Turks and Caicos Islands travel guide
Tourism in the Turks and Caicos Islands has come a long way since Club Med opened the very first resort on the island in 1983. Today, the British Overseas Territory that tempted travelers to the Caribbean over the past few decades has developed a distinct luxury vibe, complete with celebrity chefs. , world-class shopping, spas and more, while maintaining the laid-back, small-town island atmosphere. And activity on the most populous island of the archipelago shows no signs of slowing down. On Providenciales, or “Provo” to the locals, you’ll find a slew of new eco-friendly restaurants, bars, and resorts. Weave in summery climes all year round – even the rain passes through the “liquid sun” – and it’s a weekend destination well worth considering for your next getaway.
“On a clear day, you can see 12 shades of blue,” says Andrew Dear, director of residences at the new Ritz-Carlton, Turks & Caicos. A bay window behind it showcases the entire coastline of Grace Bay, regularly voted one of the best beaches in the world. Climb aboard Lady Grace, the hotel’s 65-foot catamaran, for a sunset cruise and a rare glimpse of JoJo the Dolphin, the island’s most famous mammal.
Flamingo Pond View
Take a half-hour ferry from Leeward Marina to the remote island of North Caicos, where you can visit the Flamingo Pond Overlook, a sanctuary for West Indian flamingos in the Ramsar Nature Reserve. Time your arrival at the right time and you may spot thousands of exotic pink birds wading through the crystal clear water. Note that interfering with flamingos or their eggs is illegal, so bring or rent a pair of binoculars instead.
Relaxation is essential to Turks, and fortunately, travelers have no shortage of spas to choose from to do just that. Amanyara stands out for its secluded reflection pond, Indonesian black lava rock infinity pool and lush foliage in a protected nature reserve, as well as its comprehensive list of spa treatments made with local ingredients and administered in the one of four waterfront pavilions. Choose a service from the Aman Rituals menu to combat jet lag, such as the 90-minute Grounding Massage, which uses rose quartz crystals, jasmine, rare Peruvian black and purple muds, and wild harvested butters to hydrate and heal your body.
Da Conch Shack
As home to the world’s only conch farm, it’s no surprise that the Turks and Caicos’ signature restaurant is Da Conch Shack. Head to this beach bar in the Blue Hills neighborhood of Providenciales for a fresh conch salad and a pitcher of rum punch with your toes in the sand. On Wednesday evenings, enjoy live music from the We Funk Junkanoo Band, whose lineage dates back to West African tribes. Fun fact: many of the island’s costumes and instruments are made from recycled cardboard, newspaper, fabric scraps and goatskin.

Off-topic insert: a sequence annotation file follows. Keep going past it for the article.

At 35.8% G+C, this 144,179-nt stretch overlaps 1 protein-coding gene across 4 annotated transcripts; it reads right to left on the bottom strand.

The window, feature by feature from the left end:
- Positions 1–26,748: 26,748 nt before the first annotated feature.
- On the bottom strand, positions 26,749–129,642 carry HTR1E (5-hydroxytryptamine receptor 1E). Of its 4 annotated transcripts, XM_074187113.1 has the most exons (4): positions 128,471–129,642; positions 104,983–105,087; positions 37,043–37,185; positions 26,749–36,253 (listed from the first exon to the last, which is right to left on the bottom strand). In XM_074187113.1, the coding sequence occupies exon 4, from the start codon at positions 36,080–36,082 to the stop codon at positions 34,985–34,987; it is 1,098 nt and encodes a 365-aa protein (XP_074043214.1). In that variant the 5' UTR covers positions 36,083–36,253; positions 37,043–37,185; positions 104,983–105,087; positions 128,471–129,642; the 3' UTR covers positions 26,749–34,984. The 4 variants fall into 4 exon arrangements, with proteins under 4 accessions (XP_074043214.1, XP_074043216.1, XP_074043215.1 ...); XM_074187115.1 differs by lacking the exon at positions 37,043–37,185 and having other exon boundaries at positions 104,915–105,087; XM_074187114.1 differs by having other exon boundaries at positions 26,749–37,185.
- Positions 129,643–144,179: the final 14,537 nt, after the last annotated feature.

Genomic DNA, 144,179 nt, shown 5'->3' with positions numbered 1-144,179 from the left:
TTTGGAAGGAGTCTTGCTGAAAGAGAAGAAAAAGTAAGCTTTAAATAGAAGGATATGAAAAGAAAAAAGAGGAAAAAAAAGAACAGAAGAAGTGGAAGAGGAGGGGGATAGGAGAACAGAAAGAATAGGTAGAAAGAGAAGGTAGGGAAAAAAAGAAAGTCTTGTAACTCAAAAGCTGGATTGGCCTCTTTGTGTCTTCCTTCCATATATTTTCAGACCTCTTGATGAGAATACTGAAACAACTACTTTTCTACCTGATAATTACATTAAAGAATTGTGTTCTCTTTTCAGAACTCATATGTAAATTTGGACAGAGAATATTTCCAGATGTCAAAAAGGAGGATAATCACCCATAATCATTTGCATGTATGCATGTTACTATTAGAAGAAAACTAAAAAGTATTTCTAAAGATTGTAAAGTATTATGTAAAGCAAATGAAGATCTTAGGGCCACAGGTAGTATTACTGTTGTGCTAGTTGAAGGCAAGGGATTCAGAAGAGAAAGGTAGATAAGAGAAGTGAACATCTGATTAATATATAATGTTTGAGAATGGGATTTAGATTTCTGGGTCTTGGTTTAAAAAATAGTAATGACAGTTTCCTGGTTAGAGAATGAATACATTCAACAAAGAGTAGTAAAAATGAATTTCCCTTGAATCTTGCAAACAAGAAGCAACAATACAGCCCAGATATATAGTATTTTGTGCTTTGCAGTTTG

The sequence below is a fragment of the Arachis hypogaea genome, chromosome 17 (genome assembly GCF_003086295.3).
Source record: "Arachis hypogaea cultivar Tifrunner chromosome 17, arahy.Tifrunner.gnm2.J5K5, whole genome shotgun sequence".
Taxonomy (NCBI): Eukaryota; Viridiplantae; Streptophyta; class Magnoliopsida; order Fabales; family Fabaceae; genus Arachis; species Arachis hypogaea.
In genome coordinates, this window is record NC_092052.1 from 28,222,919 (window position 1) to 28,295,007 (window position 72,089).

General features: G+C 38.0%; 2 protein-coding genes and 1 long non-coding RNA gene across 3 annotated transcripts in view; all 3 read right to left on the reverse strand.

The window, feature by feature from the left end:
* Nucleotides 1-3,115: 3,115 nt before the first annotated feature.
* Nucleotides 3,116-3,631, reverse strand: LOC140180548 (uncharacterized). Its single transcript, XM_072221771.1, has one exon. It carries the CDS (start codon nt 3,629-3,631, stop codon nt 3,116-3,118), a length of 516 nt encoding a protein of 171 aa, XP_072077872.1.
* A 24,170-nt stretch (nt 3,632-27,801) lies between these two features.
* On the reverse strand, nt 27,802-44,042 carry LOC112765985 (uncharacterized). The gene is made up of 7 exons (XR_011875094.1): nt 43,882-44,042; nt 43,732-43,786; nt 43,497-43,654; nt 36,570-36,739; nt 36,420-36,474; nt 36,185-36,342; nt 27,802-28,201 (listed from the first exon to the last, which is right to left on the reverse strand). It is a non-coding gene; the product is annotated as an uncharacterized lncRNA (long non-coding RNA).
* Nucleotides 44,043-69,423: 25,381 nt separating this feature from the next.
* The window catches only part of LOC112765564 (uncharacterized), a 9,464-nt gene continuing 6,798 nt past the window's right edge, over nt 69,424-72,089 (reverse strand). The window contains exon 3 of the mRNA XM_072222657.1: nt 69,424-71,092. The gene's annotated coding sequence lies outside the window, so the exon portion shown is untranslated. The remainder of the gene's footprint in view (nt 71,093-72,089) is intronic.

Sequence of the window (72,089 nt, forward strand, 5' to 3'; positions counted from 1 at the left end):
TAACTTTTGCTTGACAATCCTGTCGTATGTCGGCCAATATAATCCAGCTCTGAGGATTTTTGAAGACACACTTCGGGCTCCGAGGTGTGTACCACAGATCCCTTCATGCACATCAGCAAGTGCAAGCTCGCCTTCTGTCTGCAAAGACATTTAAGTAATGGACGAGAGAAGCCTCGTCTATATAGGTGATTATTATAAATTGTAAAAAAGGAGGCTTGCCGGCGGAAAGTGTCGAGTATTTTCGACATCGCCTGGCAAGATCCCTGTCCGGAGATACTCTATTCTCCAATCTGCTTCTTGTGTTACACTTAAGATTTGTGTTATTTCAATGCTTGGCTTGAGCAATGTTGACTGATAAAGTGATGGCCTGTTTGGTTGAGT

Nestled in a palm grove and considered one of the best restaurants on the island, Coco Bistro offers plenty of charm, with executive chef Stuart Gary at the helm. The five-minute drive inland is a small sacrifice to feast on fresh fish or the restaurant’s seasonal spicy cognac lobster bisque in semi-isolation under the floating fronds. No reservation? Try Cocovan, the nearby bistro’s 1974 Airstream food truck.
Book the 14-seat chef’s table at Provence by Eric to see Chef Eric Vernice bring a French twist to Caribbean cuisine. Savor the five-course tasting menu or opt for an à la carte option, such as The Surf and Turf or the Herb-Crusted Roasted Lamb. Located in the bustling Le Vele Square of downtown Provo, the restaurant is just steps away from a lively nightcap.
Blu Bar & Lounge
Blu Bar & Lounge, one of the newest bars on the Grace Bay Strip, attracts a more mature clientele with its relaxed, stylish vibe and extensive wine, beer, and cocktail menu. Hit happy hour from 5-8 p.m. for a mojito or margarita after a long lazy day on the beach (you deserve it).
At Danny Buoy’s
Locals and tourists flocked to Danny Buoy’s, a classic island watering hole with a dance floor, ocean sunset views and karaoke, every day of the week. Live music, spinning DJs, and a slew of sports playing on flat-screen TVs keep the party atmosphere going well into the early hours.
Infinity Restaurant and Raw Bar
Head to Infiniti Restaurant & Raw Bar at Grace Bay Club, the island’s first infinity bar, spanning 90 feet of prime shoreline. Locals recommend starting with the signature GBC Mai Tai cocktail before slowly moving into Black Miso Cod and finishing with the house specialty: Gold-Flecked Chocolate Gourmandize.
Grace Bay Club
Grace Bay Club, the OG of modern sophistication, sits on 1,100 feet of waterfront in the center of the action. It opened in 1994 as the flagship property of Grace Bay Resorts, claiming its title as the island’s first luxury retreat. A yoga pavilion, multiple pools, and a range of multi-bedroom suites with optional private chef service make this an ideal hideout for an extended family vacation or a girls’ weekend.
The newest and chicest property on the island, Rock House marks the latest addition to the Grace Bay Resorts portfolio. A 10 minute drive from Grace Bay to the rugged north coast of Provo brings you to a hamlet carved entirely out of limestone. Extremely stylish and far from stuffy, the resort offers 10 suites with elevated ocean views, as well as a European-style pier, a choice of acclaimed restaurants and upscale bars, and the longest infinity pool of the island.
The Ritz-Carlton, Turks and Caicos Islands
The first Ritz-Carlton in the Turks and Caicos Islands opened its doors last summer, with 147 rooms located on the coast of Grace Bay. The 10-story resort, the tallest in Provo, has expansive balconies attached to its 27 oceanfront rooms, as well as private poolside cabanas, a quartet of restaurants serving delicious global cuisine, a state-of-the-art spa with world class massage therapists. , and its own catamaran and casino.